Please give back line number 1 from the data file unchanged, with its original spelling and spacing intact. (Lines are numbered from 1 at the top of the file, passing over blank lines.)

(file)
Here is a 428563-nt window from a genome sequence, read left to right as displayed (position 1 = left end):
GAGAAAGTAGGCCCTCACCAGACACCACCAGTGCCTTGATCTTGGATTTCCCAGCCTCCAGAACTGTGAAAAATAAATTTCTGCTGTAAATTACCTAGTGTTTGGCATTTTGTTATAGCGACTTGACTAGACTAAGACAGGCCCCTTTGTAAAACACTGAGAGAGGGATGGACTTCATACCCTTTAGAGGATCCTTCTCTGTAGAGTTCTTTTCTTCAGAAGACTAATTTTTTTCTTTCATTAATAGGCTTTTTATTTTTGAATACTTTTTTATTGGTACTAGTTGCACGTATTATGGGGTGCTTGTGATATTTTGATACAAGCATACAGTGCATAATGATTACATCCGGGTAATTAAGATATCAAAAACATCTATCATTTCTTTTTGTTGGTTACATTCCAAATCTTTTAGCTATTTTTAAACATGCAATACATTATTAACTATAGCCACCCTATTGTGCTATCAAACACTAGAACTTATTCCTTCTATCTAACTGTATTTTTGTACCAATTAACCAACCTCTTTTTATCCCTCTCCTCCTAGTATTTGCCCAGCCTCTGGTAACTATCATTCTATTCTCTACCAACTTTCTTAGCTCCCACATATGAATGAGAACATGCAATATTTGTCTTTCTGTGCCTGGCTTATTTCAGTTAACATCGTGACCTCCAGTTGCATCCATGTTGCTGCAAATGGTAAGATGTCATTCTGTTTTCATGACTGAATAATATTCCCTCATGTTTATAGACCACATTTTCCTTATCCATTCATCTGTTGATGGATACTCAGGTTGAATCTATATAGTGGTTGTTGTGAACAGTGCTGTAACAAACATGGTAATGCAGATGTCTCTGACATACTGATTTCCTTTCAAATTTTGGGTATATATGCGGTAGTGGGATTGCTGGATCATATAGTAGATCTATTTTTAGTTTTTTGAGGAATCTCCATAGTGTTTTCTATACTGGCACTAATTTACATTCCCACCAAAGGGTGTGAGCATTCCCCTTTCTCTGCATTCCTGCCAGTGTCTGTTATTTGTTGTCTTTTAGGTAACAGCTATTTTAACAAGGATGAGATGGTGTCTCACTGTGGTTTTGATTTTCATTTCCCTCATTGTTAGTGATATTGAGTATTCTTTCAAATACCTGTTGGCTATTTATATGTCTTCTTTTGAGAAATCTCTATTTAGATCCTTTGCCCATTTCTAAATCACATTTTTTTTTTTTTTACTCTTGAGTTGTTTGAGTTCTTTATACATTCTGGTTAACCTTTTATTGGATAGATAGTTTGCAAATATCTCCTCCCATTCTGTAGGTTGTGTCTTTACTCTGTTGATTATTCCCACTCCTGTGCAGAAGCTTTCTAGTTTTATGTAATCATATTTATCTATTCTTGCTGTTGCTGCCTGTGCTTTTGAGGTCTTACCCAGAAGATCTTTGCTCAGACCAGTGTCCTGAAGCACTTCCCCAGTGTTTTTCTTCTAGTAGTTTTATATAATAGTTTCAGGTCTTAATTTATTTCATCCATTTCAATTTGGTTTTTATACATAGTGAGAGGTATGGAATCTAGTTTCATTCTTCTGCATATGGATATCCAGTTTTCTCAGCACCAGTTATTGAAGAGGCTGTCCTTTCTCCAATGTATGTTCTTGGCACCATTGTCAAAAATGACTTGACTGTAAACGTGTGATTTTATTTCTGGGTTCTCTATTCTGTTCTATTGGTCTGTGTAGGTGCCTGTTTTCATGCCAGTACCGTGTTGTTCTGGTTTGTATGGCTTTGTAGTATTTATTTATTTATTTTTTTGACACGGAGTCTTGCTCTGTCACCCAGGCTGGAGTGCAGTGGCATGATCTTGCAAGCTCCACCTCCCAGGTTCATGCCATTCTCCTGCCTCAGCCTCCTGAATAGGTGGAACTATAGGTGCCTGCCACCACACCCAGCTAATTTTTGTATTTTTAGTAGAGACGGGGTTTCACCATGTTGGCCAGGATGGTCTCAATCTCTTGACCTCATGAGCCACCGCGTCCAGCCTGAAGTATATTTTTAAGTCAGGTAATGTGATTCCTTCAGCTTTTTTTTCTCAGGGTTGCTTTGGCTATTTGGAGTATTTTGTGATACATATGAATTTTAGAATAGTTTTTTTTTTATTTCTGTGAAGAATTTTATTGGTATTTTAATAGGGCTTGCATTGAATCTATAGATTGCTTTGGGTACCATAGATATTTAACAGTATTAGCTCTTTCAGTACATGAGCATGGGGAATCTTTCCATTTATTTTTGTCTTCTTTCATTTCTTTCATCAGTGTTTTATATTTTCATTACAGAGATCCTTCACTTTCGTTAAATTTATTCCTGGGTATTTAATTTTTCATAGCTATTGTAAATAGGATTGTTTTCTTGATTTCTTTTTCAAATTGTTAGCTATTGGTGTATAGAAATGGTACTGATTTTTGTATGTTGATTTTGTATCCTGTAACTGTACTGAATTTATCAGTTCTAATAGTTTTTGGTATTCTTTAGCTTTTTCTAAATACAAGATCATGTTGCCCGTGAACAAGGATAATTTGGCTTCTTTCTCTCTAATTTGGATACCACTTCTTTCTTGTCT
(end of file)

Here is a 428563-nt window from a genome sequence, read left to right as displayed (position 1 = left end):